Writing Activities for Social Science

After this evenings #sschat I felt compelled to formalize all of my random tweets into a more organized post. Here is a list of ways in which I have used writing in my social science classes.

Historical Newspapers – Have students take on the role of a reporter in a historical time period. I have done this with Ancient Rome in the past and the students had fun writing articles about Julius Caesar and the battles with Carthage.

Podcasts – Students create a script and record a podcast with a webcam. This is great because students have to focus on making sure not only the content is good but the writing flows nicely. They are easy and quick to do once you teach students the basics of what every program you are using.

Carousel – This is one of my favorite review or introduction activities. You put up posters around the room; I have also done this on computers with word documents. On each poster is another topic. Students work in groups to add something to each poster. For example, on the first round they may have to come up with key terms that go with their poster’s topic. After rotating they might have to write a question on the next poster. Students rotate around the room and hit all the posters and each rotation has a different task associated with it.

Menu – This one I used with my team teacher Lauren. She created a menu of writing options the students could choose from. It was laid out just list a menu in a restaurant with sections for dessert, entrees, and appetizers. Students picked from a variety of writing prompts/activities and the choice helped with motivation and engagement.

Journal/Diary – These are nothing new and have been used a million times. I have had students write diaries like Leonardo Da Vinci and journals from a serf living in the feudal Europe. Key is to have them take on the role of a character or time period.

Song/Rap – If you have watched any of the historical music videos out there you know they are pretty cool. They are a great way to get students into the content in a new and fun way. I have had my students write their own songs and recently started using ujam to add music to their songs.

Graffiti Walls – Another easy idea here…just toss up a huge piece of butcher/poster paper on a wall in your classroom. Students can write up ideas and new thoughts they are having at any time during a unit of study. You can also encourage students to draw symbols or small pictures as well. If you are looking for a more focused “graffiti”, you can put a word or a question for them to address in their work.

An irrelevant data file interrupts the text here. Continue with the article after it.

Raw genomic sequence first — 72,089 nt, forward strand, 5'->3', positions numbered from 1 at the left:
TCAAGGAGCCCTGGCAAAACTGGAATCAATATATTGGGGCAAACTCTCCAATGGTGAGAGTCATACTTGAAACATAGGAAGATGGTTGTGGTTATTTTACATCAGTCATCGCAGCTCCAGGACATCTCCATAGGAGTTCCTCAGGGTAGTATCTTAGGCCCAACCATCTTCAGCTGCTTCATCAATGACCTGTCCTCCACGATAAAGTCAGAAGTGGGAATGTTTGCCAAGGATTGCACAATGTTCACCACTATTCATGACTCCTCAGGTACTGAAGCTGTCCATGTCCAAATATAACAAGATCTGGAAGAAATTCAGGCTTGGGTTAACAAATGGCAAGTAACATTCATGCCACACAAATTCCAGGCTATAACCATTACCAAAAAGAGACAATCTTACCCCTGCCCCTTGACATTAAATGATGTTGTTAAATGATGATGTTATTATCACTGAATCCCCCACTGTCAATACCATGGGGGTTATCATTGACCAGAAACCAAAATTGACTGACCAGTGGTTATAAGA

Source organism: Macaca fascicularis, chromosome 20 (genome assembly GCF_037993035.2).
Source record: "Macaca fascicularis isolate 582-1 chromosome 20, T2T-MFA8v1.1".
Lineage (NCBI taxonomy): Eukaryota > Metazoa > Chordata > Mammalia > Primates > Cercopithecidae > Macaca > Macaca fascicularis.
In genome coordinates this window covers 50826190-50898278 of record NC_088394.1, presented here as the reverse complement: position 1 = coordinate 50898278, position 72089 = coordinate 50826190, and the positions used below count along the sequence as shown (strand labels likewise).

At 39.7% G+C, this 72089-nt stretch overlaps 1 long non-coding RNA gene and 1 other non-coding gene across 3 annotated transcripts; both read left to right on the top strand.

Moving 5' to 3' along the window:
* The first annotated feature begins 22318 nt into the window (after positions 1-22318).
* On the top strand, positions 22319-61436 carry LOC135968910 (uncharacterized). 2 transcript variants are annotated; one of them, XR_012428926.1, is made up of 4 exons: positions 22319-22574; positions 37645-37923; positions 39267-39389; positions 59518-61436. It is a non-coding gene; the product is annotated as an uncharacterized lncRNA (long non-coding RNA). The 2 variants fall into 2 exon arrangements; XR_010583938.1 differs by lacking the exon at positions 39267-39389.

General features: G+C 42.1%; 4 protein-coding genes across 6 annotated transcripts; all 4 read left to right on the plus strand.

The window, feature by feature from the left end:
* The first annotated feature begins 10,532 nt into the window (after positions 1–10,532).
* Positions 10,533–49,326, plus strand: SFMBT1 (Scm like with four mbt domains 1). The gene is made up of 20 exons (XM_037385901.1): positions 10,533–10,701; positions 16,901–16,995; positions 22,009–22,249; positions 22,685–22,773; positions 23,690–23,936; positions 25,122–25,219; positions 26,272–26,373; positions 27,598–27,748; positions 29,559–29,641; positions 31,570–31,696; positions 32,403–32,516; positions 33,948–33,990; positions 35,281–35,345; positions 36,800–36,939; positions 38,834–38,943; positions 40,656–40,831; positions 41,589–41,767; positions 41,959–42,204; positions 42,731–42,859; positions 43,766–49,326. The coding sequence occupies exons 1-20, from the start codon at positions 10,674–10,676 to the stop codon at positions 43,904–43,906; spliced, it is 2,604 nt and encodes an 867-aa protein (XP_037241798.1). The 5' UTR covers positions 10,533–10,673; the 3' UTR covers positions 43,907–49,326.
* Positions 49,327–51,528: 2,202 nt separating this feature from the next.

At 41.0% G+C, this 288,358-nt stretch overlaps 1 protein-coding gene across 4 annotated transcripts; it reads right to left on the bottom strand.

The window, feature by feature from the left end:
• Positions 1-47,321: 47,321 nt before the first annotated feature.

ABC Books – As a fan of ABC books when reading to my children, these are great. Students create an ABC book for any topic, time period, or area of study. You can have them add pictures or get into as much detail as you want.

Campaign Posters – You can have students write out and create campaign posters for a variety of time periods. Personally, I have had students create these when studying the Roman emperors.

Debate – I am a huge fan of debates in class as they have the potential to engage students in high order thinking. They have to write and create compelling arguments based in historical fact and be able to articulate their ideas.

Obituary – Another crowd favorite is writing historical obituaries. I bring in some samples for students to model them after…not “real” people. It allows them to reflect on the historical figures life and what they left behind.

Annotated Timelines – Rather than just having students put dates on a timeline, I have them annotate historical timelines. They provide a date, the event, and short description of the historical significance of that event. It is great for students to see a visual representation of events.

Commercials/News Casts – I really enjoy these writing/video assignments. If you follow my work at all you know I love making videos for my classes and letting my students create them as well. Students can write up scripts and then “perform” their scripts in front of the class or the camera. I use a green screen to help put the students into the places they are reporting from.

Alternate Histories – This is more of a creative writing assignment where students write about historical events from varying perspectives. For this, it requires students to have a fairly sophisticated understanding of historical events and cause and effect. For example, what would have happened if Brutus would not have killed Caesar?

Have any other good ideas? Please share them in the comments below!


HistoryGeek said...

Outstanding list of the resources we shared. Thank you for compiling these for everyone.

Anonymous said...

Great ideas (I learned two new ones myself!)
I have a suggestion - why not creating a Google Document like Tom Barret did so everyone can contribute ideas and learn from others, too?
Thanks for sharing. You're an amazing educator!

Glenys Lowden said...

Great ideas and thank you. Have also done the annotated timeline using Excel. There is a list of instructions on microsoft website to make a timeline in excel.

Tom Hierck said...

Thanks Josh. Great list that I will share with my intermediate grade teachers.